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In chains: Pedagogy on a leash

It is now abundantly clear that academic institutions can no longer take their autonomy for granted
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The Editorial Board   |     |   Published 15.04.21, 12:47 AM

Autonomy is turning out to be a cuss word in this democracy. The elected regime in power has, on several occasions, made its displeasure known towards autonomy by acting against the advocates of independent thought. Now — the irony must not be missed — ‘autonomous’ institutions are turning against the principle as well. The independence of the Indian Institutes of Management is sanctified by law. Now consider the provisions of the proposed draft code at IIM Calcutta, which seek to regulate the conduct of faculty members. Red flags have been raised against the criticism of the government or the institution, participation in protests that hurt “public order” or “decency”; there are curbs on approaching the media, seeking redressal in courts as well as signing petitions. The formulation of the draconian code may have an immediate context: the faculty had approached the government to complain against the director and the board that saw the dismissal of the former. But that is not the full story. The service rules of IIM Bangalore reportedly include the provision on criticism of the institution while teachers of IIM Ahmedabad are expected to be ‘politically neutral’.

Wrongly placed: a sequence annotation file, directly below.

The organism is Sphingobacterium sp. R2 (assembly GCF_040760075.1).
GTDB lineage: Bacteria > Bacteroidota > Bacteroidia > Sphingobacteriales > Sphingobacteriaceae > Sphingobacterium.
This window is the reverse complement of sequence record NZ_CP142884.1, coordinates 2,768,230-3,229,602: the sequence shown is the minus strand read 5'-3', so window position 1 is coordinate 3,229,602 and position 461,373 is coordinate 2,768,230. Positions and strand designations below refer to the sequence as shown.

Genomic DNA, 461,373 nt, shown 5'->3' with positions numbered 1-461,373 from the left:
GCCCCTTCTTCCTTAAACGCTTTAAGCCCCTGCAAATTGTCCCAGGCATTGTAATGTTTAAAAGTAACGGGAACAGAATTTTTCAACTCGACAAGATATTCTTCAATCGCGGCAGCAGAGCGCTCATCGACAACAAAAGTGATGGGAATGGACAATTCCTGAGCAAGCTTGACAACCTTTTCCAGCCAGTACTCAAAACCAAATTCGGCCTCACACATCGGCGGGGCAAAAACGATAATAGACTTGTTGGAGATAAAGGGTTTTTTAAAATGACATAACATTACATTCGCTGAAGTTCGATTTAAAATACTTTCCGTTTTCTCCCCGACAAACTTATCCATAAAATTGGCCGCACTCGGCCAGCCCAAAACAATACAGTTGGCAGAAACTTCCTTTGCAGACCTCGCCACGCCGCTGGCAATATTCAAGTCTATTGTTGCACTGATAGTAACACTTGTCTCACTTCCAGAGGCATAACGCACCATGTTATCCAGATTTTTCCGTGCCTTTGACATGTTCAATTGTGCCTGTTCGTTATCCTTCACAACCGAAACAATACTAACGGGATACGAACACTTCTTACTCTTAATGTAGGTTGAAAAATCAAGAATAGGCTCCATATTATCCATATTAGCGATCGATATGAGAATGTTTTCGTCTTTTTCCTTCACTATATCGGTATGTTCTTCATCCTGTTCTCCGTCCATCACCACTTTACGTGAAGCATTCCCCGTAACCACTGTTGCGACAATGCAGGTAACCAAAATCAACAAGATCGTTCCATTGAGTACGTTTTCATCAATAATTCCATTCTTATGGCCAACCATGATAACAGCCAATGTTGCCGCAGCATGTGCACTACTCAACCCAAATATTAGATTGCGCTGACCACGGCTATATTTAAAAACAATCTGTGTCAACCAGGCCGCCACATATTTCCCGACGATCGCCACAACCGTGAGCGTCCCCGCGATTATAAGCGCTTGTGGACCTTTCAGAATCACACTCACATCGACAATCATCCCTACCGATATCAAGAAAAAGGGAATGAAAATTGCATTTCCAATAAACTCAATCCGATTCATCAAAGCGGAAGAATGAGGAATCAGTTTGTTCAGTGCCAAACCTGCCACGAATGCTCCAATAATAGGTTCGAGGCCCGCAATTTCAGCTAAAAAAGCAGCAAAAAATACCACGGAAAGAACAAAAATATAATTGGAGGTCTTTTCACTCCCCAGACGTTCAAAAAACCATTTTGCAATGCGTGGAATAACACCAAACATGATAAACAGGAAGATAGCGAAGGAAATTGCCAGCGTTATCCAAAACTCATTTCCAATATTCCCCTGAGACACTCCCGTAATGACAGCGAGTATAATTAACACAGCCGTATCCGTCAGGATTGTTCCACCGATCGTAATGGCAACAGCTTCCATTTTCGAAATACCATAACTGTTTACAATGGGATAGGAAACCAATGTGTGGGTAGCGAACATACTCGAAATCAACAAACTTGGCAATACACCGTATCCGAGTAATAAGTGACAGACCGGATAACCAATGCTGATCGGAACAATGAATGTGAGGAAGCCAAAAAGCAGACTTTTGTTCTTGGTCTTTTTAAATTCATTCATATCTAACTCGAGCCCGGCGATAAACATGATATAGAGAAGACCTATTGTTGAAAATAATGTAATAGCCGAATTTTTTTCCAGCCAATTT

The crux of the matter, clearly, is about putting institutions and, in the process, critical thinking and pedagogy on a leash. IIM Calcutta’s draft, as has been rightly pointed out by teachers, is in violation of several stipulations. The Central Civil Services (Conduct) Rules, the guidelines government personnel and bureaucrats are expected to adhere to, cannot be applied to teachers. There is legal precedent for this: some years ago, India’s highest court had upheld this distinction. The order was a heartening recognition of the special role that educators occupy in society. Teachers and faculty cannot be seen as inculcators of vocational skills. They germinate unbiased thought, encourage critical examination of realities by their wards, and serve as a bulwark to protect the tradition of creating and disseminating knowledge. A university or, for that matter, an IIM, remains the very embodiment of the assurance of such freedoms in the academic domain. It is now abundantly clear that academic institutions can no longer take their autonomy for granted: not just the government but even the University Grants Commission seems to be exceeding its brief in some cases. The whittling down of the agency of teachers and the institutions they serve comes at a time when India’s National Education Policy has recognized that excellence in academics is predicated upon the ability to think freely. New India never ceases to puzzle.

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